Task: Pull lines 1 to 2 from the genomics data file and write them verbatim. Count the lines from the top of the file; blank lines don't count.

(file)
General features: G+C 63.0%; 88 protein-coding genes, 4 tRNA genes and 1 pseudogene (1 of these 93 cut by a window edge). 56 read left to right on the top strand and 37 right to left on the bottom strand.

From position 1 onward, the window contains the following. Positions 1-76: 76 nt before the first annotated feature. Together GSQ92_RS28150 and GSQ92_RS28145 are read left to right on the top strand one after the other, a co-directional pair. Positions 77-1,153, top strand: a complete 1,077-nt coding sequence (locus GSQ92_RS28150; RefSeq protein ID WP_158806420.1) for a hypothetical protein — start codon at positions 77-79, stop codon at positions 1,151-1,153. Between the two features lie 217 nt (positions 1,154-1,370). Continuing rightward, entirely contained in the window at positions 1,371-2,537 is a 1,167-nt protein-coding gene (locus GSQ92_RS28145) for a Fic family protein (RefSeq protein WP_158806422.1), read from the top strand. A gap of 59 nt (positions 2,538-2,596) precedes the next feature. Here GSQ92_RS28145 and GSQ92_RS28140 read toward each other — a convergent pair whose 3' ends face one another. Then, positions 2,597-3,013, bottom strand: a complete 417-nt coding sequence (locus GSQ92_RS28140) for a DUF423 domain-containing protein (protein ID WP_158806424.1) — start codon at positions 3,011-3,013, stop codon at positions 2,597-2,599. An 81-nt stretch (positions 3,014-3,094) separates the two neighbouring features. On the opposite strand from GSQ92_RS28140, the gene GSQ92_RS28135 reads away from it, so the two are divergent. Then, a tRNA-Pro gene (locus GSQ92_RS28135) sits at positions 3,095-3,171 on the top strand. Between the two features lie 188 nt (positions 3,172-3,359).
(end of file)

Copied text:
General features: G+C 63.0%; 88 protein-coding genes, 4 tRNA genes and 1 pseudogene (1 of these 93 cut by a window edge). 56 read left to right on the top strand and 37 right to left on the bottom strand.

From position 1 onward, the window contains the following. Positions 1-76: 76 nt before the first annotated feature. Together GSQ92_RS28150 and GSQ92_RS28145 are read left to right on the top strand one after the other, a co-directional pair. Positions 77-1,153, top strand: a complete 1,077-nt coding sequence (locus GSQ92_RS28150; RefSeq protein ID WP_158806420.1) for a hypothetical protein — start codon at positions 77-79, stop codon at positions 1,151-1,153. Between the two features lie 217 nt (positions 1,154-1,370). Continuing rightward, entirely contained in the window at positions 1,371-2,537 is a 1,167-nt protein-coding gene (locus GSQ92_RS28145) for a Fic family protein (RefSeq protein WP_158806422.1), read from the top strand. A gap of 59 nt (positions 2,538-2,596) precedes the next feature. Here GSQ92_RS28145 and GSQ92_RS28140 read toward each other — a convergent pair whose 3' ends face one another. Then, positions 2,597-3,013, bottom strand: a complete 417-nt coding sequence (locus GSQ92_RS28140) for a DUF423 domain-containing protein (protein ID WP_158806424.1) — start codon at positions 3,011-3,013, stop codon at positions 2,597-2,599. An 81-nt stretch (positions 3,014-3,094) separates the two neighbouring features. On the opposite strand from GSQ92_RS28140, the gene GSQ92_RS28135 reads away from it, so the two are divergent. Then, a tRNA-Pro gene (locus GSQ92_RS28135) sits at positions 3,095-3,171 on the top strand. Between the two features lie 188 nt (positions 3,172-3,359).